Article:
Simple Thread: Part II
Passing thread-safe data between two threads.
This article is a continuation of Simple Thread: Part I where you learned how to start, pause, resume, and stop a thread in MFC. Part I illustrated techniques of decoupling threading code from the MFC UI and used PostMessage to update a progress bar in the UI. Part I also demonstrated how to signal a thread to exit and shut down cleanly. As much as Part I demonstrated with regard to threading, it did not share any data between threads nor did it discuss thread safety or illustrate synchronization techniques. This article will build on the previous application and share data between threads by extending the StartStop example used in Part I. Similar to Part I, the worker thread is going to be a simple loop that updates a progress bar; however, in Part II a couple of string buffers will be shared between threads and the UI thread will read one of the buffers and use it to add items to a list control.
Note: If you haven’t already done so, please read Simple Thread: Part I before reading this article. This article assumes some basic familiarity with MFC, how to create projects, add resources, and so forth.
Before you get into the details of synchronizing data, take a moment to learn what threading is and why synchronization is important.
Processes and Threads
On the most basic level, when a user starts up an application (.exe), the OS creates a process space for the application, loads the EXE and any required DLLs into memory, and creates a primary thread of execution. The program then starts executing in main or winmain, depending on whether the program is a console or Windows application.
50 Cent Tour of the Windows Thread Scheduler
As you know, a process must have at least one thread that gets called on by the OS and executed. Without going into much detail, the OS thread scheduler switches between threads on a round robin basis. If there are ten applications running on a system and each has a single thread, the scheduler will run thread 1 for a bit, then run thread 2, and so on until the threads in all ten applications get run for a little bit. Then the cycle repeats (and repeats). By the way, the little bit the thread gets to run is called a time slice and the scheduler is in charge of what thread runs and for how long.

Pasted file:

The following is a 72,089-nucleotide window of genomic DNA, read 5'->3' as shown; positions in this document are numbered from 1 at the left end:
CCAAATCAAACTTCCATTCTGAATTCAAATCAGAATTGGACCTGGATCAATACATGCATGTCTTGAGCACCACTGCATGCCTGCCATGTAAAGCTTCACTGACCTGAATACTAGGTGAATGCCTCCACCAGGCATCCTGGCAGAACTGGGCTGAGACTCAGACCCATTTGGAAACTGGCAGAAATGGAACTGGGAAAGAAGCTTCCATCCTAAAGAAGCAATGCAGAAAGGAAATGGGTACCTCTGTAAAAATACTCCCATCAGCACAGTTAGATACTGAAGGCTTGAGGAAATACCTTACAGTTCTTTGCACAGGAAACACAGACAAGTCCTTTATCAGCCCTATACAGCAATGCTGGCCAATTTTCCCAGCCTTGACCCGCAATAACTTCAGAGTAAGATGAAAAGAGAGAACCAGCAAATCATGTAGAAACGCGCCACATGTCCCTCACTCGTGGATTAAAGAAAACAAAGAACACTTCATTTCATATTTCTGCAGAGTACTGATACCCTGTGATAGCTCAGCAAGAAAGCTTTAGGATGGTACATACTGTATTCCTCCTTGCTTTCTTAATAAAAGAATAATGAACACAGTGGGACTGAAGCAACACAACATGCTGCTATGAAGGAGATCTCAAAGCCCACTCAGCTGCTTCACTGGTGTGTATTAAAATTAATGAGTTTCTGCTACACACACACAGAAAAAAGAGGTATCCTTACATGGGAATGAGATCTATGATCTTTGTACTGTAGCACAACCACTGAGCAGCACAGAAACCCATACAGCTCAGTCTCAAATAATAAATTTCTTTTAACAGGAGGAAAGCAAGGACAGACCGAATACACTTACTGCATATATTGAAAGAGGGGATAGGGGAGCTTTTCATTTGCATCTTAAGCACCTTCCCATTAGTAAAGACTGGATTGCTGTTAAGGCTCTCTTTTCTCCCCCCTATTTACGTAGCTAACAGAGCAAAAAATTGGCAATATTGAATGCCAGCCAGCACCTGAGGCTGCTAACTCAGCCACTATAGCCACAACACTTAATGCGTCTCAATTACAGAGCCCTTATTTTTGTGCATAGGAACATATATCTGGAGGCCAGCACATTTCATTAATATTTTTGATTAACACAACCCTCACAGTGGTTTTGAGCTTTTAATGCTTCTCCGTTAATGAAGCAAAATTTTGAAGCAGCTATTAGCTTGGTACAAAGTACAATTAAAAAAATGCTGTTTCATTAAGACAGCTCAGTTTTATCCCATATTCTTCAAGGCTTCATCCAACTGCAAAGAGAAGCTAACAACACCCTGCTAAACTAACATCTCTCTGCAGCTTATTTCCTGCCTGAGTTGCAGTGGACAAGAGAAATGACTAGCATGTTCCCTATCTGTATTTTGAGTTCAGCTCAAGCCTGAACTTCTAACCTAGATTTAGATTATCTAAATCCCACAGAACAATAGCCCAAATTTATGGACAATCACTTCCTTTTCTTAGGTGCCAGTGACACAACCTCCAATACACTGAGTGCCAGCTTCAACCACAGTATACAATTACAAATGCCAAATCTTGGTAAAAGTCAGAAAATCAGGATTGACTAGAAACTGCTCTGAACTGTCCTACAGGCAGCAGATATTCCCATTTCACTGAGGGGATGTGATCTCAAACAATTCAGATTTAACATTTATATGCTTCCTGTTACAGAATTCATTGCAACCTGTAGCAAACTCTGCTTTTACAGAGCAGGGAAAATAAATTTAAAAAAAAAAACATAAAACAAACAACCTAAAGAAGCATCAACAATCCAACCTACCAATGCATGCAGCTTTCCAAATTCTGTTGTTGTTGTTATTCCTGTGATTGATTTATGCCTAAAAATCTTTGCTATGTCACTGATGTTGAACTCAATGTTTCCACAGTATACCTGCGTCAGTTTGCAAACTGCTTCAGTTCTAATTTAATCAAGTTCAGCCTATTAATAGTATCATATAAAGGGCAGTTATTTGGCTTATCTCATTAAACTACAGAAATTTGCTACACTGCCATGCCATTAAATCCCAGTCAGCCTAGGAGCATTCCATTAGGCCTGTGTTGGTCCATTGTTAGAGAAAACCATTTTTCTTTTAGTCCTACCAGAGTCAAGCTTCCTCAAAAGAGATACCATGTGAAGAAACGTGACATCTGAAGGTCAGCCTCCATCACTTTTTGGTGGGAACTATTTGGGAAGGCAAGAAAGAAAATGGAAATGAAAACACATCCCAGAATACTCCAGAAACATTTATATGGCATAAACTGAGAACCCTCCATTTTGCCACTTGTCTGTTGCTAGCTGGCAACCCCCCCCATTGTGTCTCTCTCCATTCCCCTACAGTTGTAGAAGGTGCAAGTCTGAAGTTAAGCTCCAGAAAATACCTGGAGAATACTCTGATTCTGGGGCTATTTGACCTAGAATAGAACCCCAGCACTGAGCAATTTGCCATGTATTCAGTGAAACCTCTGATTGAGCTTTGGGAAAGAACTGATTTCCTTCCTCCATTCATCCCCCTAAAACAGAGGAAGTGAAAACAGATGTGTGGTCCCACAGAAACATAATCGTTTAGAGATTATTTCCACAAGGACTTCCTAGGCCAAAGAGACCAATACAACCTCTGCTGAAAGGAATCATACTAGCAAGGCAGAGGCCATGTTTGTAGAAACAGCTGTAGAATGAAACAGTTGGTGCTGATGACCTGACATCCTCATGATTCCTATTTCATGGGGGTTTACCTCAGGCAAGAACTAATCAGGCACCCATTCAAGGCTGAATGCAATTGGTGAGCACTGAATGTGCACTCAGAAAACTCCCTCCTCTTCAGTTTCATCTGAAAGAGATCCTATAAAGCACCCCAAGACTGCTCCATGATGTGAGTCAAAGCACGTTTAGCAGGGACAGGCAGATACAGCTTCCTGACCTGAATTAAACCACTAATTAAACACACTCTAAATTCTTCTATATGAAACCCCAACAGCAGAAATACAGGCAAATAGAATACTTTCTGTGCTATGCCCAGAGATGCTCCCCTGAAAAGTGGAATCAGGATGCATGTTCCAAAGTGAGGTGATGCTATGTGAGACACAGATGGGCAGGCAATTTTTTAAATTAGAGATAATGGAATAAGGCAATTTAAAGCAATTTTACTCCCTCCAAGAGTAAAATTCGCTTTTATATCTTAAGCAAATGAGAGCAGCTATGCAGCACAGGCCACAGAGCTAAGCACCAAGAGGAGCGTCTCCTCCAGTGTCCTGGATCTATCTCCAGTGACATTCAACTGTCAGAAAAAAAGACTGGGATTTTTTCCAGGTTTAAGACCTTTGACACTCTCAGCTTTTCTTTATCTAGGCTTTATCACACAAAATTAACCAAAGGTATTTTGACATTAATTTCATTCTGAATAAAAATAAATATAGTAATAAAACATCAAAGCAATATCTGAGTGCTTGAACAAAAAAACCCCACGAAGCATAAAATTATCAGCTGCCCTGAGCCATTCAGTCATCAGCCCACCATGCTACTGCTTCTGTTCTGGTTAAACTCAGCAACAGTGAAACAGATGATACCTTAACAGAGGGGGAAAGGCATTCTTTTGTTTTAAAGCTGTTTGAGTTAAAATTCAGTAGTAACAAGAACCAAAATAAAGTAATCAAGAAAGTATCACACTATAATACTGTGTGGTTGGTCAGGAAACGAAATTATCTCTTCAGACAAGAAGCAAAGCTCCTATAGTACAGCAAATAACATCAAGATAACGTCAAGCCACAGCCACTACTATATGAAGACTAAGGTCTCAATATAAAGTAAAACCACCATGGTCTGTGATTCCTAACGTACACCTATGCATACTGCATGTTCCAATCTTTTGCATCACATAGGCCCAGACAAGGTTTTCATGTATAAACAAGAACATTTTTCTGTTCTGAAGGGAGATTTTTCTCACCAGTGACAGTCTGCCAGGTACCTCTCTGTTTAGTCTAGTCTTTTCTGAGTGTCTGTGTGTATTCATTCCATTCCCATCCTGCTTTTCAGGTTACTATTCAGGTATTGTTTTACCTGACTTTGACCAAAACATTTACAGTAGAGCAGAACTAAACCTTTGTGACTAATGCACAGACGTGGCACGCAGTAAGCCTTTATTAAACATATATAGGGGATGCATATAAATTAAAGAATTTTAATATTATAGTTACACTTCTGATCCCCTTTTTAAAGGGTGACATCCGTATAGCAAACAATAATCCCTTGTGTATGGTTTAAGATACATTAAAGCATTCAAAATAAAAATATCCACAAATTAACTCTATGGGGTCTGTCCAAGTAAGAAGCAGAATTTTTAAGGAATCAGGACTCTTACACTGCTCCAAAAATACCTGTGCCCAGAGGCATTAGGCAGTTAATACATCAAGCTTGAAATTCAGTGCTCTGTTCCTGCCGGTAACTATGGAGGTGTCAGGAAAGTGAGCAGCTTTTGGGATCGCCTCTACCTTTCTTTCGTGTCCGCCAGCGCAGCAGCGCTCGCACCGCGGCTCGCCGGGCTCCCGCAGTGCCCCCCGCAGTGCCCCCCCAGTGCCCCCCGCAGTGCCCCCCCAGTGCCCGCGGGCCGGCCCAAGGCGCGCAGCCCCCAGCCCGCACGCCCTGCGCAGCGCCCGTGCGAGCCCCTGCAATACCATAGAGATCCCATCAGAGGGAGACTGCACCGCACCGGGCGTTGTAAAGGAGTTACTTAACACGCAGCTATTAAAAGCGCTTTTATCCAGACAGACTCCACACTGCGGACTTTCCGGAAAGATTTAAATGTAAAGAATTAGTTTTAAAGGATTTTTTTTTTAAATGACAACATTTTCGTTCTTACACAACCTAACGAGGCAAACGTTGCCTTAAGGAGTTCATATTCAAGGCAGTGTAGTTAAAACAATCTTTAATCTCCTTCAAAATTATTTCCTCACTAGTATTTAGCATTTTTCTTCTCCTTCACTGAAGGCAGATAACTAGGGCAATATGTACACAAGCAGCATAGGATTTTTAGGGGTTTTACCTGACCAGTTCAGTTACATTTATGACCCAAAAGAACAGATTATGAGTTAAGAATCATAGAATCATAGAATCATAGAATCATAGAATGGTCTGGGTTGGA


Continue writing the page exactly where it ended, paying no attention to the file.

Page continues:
In reality, things are a more complicated than that and threads are allowed to have different priorities, but for threads with the same priority, that’s essentially how it works. This scheduling of threads is called pre-emptive multitasking. With pre-emptive multitasking, the OS scheduler always controls which thread runs and how long a time slice it gets.
You may wonder what happens to the thread when a time slice has completed. The scheduler puts the thread to sleep and switches to another thread. You may have heard the term context switch? If you have, this is what occurs when the scheduler switches between threads.
Whether you have a single processor machine, a dual core machine, or a multiprocessor machine, the scheduler still operates on the round robin basis and switches between threads. The difference is that, on dual core or multi-proc machines, the scheduler can simultaneously run multiple threads depending on the number of cores and/or processors available. Threads on multicore/multiproc machines actually run in parallel (as compared to a single proc machine where they only seem to run in parallel).
An important concept to take away is that, when a thread is scheduled and running, lines of program code are being executed. When it’s not scheduled or is sleeping, no program code is being executed.
I’ve mentioned the phrase pre-emptive multitasking a couple of times. Well, what is it? In a nutshell, a pre-emptive multitasking OS is one that remains in control of thread scheduling and threads. This type of OS has absolute power, unlike the older Win3.1 type of OS that allowed the application to decide when it was finished executing a chunk of code. With pre-emptive multitasking, the OS decides when and how long a thread executes. In other words, it can ‘yank the rug out from under’ the thread whenever it sees fit. Because of this, programmers should never make assumptions about how long a thread will get to run.
What Does Sleep() Do?